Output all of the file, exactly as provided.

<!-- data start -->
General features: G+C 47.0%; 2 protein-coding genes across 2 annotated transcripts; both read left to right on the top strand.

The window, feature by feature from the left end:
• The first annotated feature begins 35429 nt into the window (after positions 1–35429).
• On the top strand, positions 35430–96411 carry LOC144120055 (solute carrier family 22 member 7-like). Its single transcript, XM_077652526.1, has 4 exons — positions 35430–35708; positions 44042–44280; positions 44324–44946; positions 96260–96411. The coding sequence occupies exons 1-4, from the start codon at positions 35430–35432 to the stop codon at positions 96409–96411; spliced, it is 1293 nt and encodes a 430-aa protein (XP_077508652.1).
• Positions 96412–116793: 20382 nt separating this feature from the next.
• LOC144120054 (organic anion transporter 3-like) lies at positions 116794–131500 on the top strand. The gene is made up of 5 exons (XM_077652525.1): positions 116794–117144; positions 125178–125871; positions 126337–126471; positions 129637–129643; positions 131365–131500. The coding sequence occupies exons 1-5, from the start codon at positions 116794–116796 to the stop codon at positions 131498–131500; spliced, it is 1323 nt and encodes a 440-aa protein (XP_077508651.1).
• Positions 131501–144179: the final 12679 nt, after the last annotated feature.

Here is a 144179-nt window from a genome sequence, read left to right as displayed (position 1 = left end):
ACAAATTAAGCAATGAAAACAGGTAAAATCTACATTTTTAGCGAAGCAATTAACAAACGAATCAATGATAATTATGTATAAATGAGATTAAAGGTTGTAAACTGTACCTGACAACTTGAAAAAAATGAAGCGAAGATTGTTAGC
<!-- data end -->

General features: G+C 47.0%; 2 protein-coding genes across 2 annotated transcripts; both read left to right on the top strand.

The window, feature by feature from the left end:
• The first annotated feature begins 35429 nt into the window (after positions 1–35429).
• On the top strand, positions 35430–96411 carry LOC144120055 (solute carrier family 22 member 7-like). Its single transcript, XM_077652526.1, has 4 exons — positions 35430–35708; positions 44042–44280; positions 44324–44946; positions 96260–96411. The coding sequence occupies exons 1-4, from the start codon at positions 35430–35432 to the stop codon at positions 96409–96411; spliced, it is 1293 nt and encodes a 430-aa protein (XP_077508652.1).
• Positions 96412–116793: 20382 nt separating this feature from the next.
• LOC144120054 (organic anion transporter 3-like) lies at positions 116794–131500 on the top strand. The gene is made up of 5 exons (XM_077652525.1): positions 116794–117144; positions 125178–125871; positions 126337–126471; positions 129637–129643; positions 131365–131500. The coding sequence occupies exons 1-5, from the start codon at positions 116794–116796 to the stop codon at positions 131498–131500; spliced, it is 1323 nt and encodes a 440-aa protein (XP_077508651.1).
• Positions 131501–144179: the final 12679 nt, after the last annotated feature.

Here is a 144179-nt window from a genome sequence, read left to right as displayed (position 1 = left end):
ACAAATTAAGCAATGAAAACAGGTAAAATCTACATTTTTAGCGAAGCAATTAACAAACGAATCAATGATAATTATGTATAAATGAGATTAAAGGTTGTAAACTGTACCTGACAACTTGAAAAAAATGAAGCGAAGATTGTTAGC